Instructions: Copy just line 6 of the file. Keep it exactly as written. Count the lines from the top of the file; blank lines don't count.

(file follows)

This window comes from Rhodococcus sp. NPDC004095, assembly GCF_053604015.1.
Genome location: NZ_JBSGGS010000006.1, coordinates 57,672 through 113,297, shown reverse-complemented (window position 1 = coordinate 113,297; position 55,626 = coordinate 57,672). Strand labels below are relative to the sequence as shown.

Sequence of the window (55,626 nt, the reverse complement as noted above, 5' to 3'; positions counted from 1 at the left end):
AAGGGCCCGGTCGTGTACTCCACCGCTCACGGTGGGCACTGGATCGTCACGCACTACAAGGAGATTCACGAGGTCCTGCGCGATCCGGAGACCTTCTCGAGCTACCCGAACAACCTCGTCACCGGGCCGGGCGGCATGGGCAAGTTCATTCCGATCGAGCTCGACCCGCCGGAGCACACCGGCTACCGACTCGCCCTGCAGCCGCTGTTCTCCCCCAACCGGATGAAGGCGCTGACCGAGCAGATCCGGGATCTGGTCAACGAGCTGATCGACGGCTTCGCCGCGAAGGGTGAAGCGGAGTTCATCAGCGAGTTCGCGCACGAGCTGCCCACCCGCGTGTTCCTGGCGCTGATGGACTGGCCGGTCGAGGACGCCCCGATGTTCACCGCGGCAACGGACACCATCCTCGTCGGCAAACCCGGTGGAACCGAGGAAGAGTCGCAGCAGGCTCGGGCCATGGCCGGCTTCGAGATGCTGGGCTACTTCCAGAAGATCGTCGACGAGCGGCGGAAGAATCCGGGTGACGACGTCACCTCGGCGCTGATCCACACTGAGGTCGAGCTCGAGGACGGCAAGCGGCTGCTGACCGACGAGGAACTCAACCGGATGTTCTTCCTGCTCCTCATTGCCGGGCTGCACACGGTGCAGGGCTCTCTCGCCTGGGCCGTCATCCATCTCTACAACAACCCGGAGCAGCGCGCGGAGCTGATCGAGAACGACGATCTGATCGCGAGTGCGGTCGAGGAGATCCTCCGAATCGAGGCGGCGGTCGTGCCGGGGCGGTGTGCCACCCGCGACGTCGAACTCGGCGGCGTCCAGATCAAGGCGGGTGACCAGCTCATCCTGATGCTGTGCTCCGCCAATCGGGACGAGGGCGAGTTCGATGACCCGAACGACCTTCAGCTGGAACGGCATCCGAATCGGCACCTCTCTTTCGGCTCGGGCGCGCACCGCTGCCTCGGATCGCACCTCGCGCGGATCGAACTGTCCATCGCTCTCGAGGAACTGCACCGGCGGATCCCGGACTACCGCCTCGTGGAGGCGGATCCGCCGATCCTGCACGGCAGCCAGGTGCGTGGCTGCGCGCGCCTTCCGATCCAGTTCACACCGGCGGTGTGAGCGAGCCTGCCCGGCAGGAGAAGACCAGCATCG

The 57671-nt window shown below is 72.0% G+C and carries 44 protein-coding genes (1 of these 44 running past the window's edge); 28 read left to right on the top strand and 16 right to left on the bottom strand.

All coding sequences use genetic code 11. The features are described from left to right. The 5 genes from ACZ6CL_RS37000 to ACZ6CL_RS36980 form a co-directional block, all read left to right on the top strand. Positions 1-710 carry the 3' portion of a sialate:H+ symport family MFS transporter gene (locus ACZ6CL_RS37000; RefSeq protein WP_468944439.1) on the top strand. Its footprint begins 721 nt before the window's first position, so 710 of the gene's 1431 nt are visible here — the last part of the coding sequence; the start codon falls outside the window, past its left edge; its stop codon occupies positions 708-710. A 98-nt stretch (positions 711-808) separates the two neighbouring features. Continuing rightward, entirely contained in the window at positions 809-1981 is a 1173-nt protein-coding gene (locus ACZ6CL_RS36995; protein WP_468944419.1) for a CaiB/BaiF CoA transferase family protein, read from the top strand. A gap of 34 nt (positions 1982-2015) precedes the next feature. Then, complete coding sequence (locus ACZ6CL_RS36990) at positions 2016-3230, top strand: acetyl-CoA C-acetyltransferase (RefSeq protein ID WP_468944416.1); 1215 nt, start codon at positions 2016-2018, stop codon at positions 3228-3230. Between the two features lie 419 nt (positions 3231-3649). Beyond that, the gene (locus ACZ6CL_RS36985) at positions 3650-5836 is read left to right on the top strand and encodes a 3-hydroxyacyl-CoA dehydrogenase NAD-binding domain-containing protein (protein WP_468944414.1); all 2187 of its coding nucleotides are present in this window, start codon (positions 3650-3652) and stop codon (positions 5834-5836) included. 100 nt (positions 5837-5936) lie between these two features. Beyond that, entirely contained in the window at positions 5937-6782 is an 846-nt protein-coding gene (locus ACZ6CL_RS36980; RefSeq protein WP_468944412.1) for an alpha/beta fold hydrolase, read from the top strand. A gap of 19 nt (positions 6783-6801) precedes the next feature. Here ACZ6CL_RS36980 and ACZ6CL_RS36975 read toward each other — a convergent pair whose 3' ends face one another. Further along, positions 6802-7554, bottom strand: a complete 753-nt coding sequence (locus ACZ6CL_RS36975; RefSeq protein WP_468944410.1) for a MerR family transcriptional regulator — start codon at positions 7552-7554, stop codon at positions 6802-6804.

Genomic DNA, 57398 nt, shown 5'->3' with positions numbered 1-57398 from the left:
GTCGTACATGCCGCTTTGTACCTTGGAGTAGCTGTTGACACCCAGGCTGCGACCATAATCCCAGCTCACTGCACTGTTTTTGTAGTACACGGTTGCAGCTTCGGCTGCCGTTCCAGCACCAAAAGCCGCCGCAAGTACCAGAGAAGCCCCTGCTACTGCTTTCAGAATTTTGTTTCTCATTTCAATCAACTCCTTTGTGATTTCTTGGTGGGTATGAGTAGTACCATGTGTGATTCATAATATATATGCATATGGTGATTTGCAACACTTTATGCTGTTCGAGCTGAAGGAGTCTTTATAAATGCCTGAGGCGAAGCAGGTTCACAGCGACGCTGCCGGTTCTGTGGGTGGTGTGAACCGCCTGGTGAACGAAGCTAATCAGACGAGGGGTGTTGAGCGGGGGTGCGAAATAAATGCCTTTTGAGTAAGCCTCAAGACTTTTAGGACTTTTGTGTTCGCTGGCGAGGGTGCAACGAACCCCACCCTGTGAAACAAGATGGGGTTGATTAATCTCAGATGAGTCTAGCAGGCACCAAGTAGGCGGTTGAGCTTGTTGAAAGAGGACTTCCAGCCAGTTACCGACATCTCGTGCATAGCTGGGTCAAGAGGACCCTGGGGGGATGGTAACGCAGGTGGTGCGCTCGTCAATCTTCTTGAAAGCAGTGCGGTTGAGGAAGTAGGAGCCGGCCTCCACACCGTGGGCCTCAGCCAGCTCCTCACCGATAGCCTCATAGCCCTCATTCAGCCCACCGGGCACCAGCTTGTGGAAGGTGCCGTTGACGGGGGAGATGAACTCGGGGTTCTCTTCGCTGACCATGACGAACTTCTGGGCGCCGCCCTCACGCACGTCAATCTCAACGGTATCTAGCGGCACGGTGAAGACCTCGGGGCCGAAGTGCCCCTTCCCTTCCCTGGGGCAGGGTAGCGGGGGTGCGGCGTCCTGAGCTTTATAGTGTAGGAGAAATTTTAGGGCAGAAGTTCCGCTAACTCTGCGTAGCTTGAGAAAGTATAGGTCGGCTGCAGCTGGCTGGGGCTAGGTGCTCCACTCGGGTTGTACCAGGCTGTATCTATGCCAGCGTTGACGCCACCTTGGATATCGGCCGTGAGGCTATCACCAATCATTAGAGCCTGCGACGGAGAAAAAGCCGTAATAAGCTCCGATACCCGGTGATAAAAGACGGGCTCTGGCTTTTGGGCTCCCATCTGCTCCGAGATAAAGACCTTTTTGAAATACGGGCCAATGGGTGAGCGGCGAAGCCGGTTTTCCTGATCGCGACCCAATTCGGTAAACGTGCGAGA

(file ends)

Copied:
All coding sequences use genetic code 11. The features are described from left to right. The 5 genes from ACZ6CL_RS37000 to ACZ6CL_RS36980 form a co-directional block, all read left to right on the top strand. Positions 1-710 carry the 3' portion of a sialate:H+ symport family MFS transporter gene (locus ACZ6CL_RS37000; RefSeq protein WP_468944439.1) on the top strand. Its footprint begins 721 nt before the window's first position, so 710 of the gene's 1431 nt are visible here — the last part of the coding sequence; the start codon falls outside the window, past its left edge; its stop codon occupies positions 708-710. A 98-nt stretch (positions 711-808) separates the two neighbouring features. Continuing rightward, entirely contained in the window at positions 809-1981 is a 1173-nt protein-coding gene (locus ACZ6CL_RS36995; protein WP_468944419.1) for a CaiB/BaiF CoA transferase family protein, read from the top strand. A gap of 34 nt (positions 1982-2015) precedes the next feature. Then, complete coding sequence (locus ACZ6CL_RS36990) at positions 2016-3230, top strand: acetyl-CoA C-acetyltransferase (RefSeq protein ID WP_468944416.1); 1215 nt, start codon at positions 2016-2018, stop codon at positions 3228-3230. Between the two features lie 419 nt (positions 3231-3649). Beyond that, the gene (locus ACZ6CL_RS36985) at positions 3650-5836 is read left to right on the top strand and encodes a 3-hydroxyacyl-CoA dehydrogenase NAD-binding domain-containing protein (protein WP_468944414.1); all 2187 of its coding nucleotides are present in this window, start codon (positions 3650-3652) and stop codon (positions 5834-5836) included. 100 nt (positions 5837-5936) lie between these two features. Beyond that, entirely contained in the window at positions 5937-6782 is an 846-nt protein-coding gene (locus ACZ6CL_RS36980; RefSeq protein WP_468944412.1) for an alpha/beta fold hydrolase, read from the top strand. A gap of 19 nt (positions 6783-6801) precedes the next feature. Here ACZ6CL_RS36980 and ACZ6CL_RS36975 read toward each other — a convergent pair whose 3' ends face one another. Further along, positions 6802-7554, bottom strand: a complete 753-nt coding sequence (locus ACZ6CL_RS36975; RefSeq protein WP_468944410.1) for a MerR family transcriptional regulator — start codon at positions 7552-7554, stop codon at positions 6802-6804.